Tag Archives: 36 tattva

Foundational Concepts & Philosophy for Vedic Astrologers

Introduction to Parashara astrology

Vedic astrology is called the supreme limb of the vedas, what are the 6 limbs of the vedas?

      1. Kalpa: (Hands) Ritual
      2. Jyotisha: (Eyes) Astrology/astronomy
      3. Nirukta: (Ears) Etymology – the roots of words
      4. Chandah: (Legs) Metre – Number of syllables in a line
      5. Sikaha (Nose) Phonetics
      6. Vyakaranam (Face) Grammar – Panini

Three main divisions of Jyotish: 

      1. Hora: movement of the planets and the meaning of that movement
      2. Samhita: Technical manuals for doing or building things in right relation to the planets. Also details how to read signs & omens. (precursor to astrology)\
      3. Ganita: Mathematics. Trigonometry, algebra, geometry, ect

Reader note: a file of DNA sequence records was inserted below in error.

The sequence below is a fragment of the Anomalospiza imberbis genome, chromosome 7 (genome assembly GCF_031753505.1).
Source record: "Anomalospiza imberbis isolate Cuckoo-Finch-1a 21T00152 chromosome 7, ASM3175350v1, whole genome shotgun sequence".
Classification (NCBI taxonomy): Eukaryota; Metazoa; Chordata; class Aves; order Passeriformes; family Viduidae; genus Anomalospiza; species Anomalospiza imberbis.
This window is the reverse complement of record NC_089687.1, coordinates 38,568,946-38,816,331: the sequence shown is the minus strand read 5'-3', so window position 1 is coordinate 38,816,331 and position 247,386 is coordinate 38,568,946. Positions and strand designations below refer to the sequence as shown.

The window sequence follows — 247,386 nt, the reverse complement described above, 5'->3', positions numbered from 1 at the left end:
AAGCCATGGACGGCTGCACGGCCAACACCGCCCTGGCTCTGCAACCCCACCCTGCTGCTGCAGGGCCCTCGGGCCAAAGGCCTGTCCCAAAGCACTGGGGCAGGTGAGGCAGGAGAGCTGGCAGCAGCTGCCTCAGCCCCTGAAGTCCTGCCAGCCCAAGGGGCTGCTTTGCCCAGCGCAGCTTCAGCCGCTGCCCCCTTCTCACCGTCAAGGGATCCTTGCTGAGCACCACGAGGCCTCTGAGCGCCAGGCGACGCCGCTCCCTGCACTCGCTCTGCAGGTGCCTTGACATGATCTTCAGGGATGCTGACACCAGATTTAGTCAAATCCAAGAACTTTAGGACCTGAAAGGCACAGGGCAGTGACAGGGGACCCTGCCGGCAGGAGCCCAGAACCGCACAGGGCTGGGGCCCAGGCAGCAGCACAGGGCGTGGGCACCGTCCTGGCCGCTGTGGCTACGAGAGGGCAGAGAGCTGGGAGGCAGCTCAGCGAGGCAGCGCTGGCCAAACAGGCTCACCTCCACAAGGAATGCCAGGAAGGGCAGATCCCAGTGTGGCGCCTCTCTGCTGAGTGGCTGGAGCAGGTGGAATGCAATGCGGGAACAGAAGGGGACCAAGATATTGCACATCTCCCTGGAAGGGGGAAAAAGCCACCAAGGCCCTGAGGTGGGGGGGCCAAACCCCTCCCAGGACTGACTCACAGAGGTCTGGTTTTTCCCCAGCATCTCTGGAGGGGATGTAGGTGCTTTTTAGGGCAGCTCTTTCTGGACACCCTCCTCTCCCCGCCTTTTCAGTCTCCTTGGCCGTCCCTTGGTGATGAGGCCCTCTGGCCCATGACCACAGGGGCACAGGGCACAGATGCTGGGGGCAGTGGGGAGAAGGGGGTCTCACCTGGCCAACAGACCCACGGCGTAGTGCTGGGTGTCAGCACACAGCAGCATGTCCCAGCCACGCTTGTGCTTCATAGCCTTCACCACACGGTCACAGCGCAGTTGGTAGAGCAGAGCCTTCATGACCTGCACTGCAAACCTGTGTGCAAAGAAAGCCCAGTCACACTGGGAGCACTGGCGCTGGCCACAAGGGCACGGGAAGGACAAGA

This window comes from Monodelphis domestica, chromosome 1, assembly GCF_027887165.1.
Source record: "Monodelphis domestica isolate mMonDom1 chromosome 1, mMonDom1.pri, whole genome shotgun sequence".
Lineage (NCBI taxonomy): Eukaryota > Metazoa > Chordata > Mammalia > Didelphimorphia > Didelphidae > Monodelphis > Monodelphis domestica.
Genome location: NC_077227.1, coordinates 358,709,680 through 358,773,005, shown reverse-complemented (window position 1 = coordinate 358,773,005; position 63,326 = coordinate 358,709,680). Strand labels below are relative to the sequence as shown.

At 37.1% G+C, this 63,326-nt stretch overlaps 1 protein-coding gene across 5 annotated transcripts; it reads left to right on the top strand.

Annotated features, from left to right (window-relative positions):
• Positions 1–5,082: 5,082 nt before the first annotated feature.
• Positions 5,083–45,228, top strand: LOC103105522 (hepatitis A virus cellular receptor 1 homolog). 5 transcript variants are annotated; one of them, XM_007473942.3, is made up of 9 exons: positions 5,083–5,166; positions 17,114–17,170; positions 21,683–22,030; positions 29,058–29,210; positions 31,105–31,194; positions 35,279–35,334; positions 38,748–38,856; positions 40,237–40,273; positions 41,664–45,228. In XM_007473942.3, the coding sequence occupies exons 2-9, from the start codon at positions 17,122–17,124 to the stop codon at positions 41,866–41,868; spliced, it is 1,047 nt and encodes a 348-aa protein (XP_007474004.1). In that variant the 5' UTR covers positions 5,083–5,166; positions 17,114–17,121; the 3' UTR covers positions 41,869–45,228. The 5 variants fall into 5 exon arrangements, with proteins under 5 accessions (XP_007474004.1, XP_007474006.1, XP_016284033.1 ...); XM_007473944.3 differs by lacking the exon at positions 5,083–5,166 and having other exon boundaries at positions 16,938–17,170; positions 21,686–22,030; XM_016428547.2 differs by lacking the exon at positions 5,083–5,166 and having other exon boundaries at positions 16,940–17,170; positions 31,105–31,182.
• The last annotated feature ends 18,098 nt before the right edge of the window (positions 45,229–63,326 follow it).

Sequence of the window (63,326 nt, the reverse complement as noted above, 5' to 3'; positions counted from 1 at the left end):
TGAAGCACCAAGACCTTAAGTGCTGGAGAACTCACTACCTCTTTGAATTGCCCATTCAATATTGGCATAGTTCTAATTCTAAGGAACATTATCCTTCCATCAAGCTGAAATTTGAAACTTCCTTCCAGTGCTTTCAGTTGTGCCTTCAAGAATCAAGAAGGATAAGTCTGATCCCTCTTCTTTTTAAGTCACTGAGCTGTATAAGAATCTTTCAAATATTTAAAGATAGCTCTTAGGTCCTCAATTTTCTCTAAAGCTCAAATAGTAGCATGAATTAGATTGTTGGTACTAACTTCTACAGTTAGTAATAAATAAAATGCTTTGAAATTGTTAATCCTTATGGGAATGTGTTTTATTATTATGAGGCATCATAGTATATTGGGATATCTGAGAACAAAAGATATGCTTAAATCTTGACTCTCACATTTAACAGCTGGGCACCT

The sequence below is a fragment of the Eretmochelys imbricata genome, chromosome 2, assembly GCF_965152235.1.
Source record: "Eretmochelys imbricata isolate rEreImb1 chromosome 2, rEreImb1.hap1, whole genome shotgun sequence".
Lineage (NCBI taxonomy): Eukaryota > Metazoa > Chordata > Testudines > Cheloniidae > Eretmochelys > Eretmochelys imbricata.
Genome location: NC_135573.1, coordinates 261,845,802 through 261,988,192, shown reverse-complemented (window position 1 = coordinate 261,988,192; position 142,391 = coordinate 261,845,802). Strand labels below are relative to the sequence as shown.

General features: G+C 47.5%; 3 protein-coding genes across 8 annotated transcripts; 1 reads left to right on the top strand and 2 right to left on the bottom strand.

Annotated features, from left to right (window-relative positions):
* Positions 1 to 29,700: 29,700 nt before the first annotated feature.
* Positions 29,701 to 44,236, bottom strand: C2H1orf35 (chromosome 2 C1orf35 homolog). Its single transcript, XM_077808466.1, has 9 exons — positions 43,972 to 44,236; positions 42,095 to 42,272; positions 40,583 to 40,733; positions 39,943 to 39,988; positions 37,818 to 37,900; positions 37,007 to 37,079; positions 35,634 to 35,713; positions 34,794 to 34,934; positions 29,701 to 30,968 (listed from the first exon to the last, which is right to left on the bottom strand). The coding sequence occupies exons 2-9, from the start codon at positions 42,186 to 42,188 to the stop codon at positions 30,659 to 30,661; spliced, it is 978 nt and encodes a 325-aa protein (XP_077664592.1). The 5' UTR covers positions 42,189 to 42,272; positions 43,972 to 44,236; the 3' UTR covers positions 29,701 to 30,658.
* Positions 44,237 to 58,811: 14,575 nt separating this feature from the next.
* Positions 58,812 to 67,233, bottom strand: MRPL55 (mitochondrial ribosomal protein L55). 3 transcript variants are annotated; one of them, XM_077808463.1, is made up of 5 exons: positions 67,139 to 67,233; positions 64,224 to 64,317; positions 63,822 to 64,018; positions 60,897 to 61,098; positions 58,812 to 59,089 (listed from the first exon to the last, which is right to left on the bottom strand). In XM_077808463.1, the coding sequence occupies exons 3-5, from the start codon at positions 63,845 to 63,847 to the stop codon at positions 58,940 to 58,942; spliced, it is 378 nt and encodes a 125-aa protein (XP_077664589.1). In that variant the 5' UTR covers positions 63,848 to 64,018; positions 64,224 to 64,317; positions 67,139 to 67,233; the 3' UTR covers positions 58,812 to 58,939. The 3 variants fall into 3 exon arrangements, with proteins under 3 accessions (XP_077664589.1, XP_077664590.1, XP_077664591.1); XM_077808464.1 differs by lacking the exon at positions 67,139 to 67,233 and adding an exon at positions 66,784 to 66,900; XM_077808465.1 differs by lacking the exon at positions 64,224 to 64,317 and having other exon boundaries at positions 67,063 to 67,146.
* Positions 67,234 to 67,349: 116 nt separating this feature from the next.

Lineage of 18 Sages

Surya, Pitamahah, Vyasa, Vashishta, Atree, Parashara, Kashyapa, Narada, Garga, Marichi, Manu, Angira, Lomasha, Paulisha, Chayavan, Yavana, Bringu, Saunaka.

Parashara: Grew up with his grandfather after his father was killed by a demon. Grandfather was a great rishi named Vashishta. Parashara sought revenge for his father’s death by seeking to kill all the demons with a special worship for the purpose. Eventually he was told that it was his father’s karma to be killed that way and he was only going to make new karmas for himself if he continued his deadly worship. 

In addition to this Hora shastra, Parashara is known to have compiled several sections of the vedas. His son, Ved Vyasa, is famous for having composed the Purana which made the knowledge of the Vedas accessible to common people. Vyasa is the product of a somewhat controversial union between Parashara the daughter of a boat man (or fisherman). She was operating the ferry to cross the river. She was known as Matsyagandha (stink of fish). Parashara’s desire for her overwhelmed him. He promised to mask their union as well as allow her to retain her virginity after the union. He also took away her fragrance and gave her a divine fragrance.